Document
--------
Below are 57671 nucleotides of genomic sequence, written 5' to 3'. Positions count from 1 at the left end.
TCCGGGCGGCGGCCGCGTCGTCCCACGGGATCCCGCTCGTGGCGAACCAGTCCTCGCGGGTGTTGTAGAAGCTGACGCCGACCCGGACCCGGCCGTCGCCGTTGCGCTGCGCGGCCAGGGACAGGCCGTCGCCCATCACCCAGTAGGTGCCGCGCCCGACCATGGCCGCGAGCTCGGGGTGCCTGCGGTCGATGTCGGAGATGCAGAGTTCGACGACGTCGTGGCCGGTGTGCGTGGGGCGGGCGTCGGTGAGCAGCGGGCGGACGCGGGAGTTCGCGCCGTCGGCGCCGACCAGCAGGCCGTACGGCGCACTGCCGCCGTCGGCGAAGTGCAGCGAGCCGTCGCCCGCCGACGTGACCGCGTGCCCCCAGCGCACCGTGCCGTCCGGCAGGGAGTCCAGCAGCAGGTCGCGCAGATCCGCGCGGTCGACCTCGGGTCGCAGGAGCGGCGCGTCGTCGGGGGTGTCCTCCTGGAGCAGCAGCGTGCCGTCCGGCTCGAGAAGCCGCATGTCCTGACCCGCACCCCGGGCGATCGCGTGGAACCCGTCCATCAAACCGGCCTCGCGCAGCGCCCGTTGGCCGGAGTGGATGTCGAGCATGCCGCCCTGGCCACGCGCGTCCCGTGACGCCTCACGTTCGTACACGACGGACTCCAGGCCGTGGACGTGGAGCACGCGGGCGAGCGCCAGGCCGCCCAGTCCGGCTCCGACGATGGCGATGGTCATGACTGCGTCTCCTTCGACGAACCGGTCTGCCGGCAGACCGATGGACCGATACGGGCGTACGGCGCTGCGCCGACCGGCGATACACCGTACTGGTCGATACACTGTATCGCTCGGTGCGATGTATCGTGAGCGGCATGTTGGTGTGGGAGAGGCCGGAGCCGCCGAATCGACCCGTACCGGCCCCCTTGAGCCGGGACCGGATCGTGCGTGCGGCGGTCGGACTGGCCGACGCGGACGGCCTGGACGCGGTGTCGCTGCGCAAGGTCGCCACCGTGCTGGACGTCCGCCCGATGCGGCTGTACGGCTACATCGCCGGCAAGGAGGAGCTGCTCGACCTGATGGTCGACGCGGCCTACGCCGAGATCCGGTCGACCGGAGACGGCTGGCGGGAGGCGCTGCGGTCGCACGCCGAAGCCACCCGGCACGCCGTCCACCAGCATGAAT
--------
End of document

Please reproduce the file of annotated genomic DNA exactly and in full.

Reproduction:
Below are 57671 nucleotides of genomic sequence, written 5' to 3'. Positions count from 1 at the left end.
TCCGGGCGGCGGCCGCGTCGTCCCACGGGATCCCGCTCGTGGCGAACCAGTCCTCGCGGGTGTTGTAGAAGCTGACGCCGACCCGGACCCGGCCGTCGCCGTTGCGCTGCGCGGCCAGGGACAGGCCGTCGCCCATCACCCAGTAGGTGCCGCGCCCGACCATGGCCGCGAGCTCGGGGTGCCTGCGGTCGATGTCGGAGATGCAGAGTTCGACGACGTCGTGGCCGGTGTGCGTGGGGCGGGCGTCGGTGAGCAGCGGGCGGACGCGGGAGTTCGCGCCGTCGGCGCCGACCAGCAGGCCGTACGGCGCACTGCCGCCGTCGGCGAAGTGCAGCGAGCCGTCGCCCGCCGACGTGACCGCGTGCCCCCAGCGCACCGTGCCGTCCGGCAGGGAGTCCAGCAGCAGGTCGCGCAGATCCGCGCGGTCGACCTCGGGTCGCAGGAGCGGCGCGTCGTCGGGGGTGTCCTCCTGGAGCAGCAGCGTGCCGTCCGGCTCGAGAAGCCGCATGTCCTGACCCGCACCCCGGGCGATCGCGTGGAACCCGTCCATCAAACCGGCCTCGCGCAGCGCCCGTTGGCCGGAGTGGATGTCGAGCATGCCGCCCTGGCCACGCGCGTCCCGTGACGCCTCACGTTCGTACACGACGGACTCCAGGCCGTGGACGTGGAGCACGCGGGCGAGCGCCAGGCCGCCCAGTCCGGCTCCGACGATGGCGATGGTCATGACTGCGTCTCCTTCGACGAACCGGTCTGCCGGCAGACCGATGGACCGATACGGGCGTACGGCGCTGCGCCGACCGGCGATACACCGTACTGGTCGATACACTGTATCGCTCGGTGCGATGTATCGTGAGCGGCATGTTGGTGTGGGAGAGGCCGGAGCCGCCGAATCGACCCGTACCGGCCCCCTTGAGCCGGGACCGGATCGTGCGTGCGGCGGTCGGACTGGCCGACGCGGACGGCCTGGACGCGGTGTCGCTGCGCAAGGTCGCCACCGTGCTGGACGTCCGCCCGATGCGGCTGTACGGCTACATCGCCGGCAAGGAGGAGCTGCTCGACCTGATGGTCGACGCGGCCTACGCCGAGATCCGGTCGACCGGAGACGGCTGGCGGGAGGCGCTGCGGTCGCACGCCGAAGCCACCCGGCACGCCGTCCACCAGCATGAAT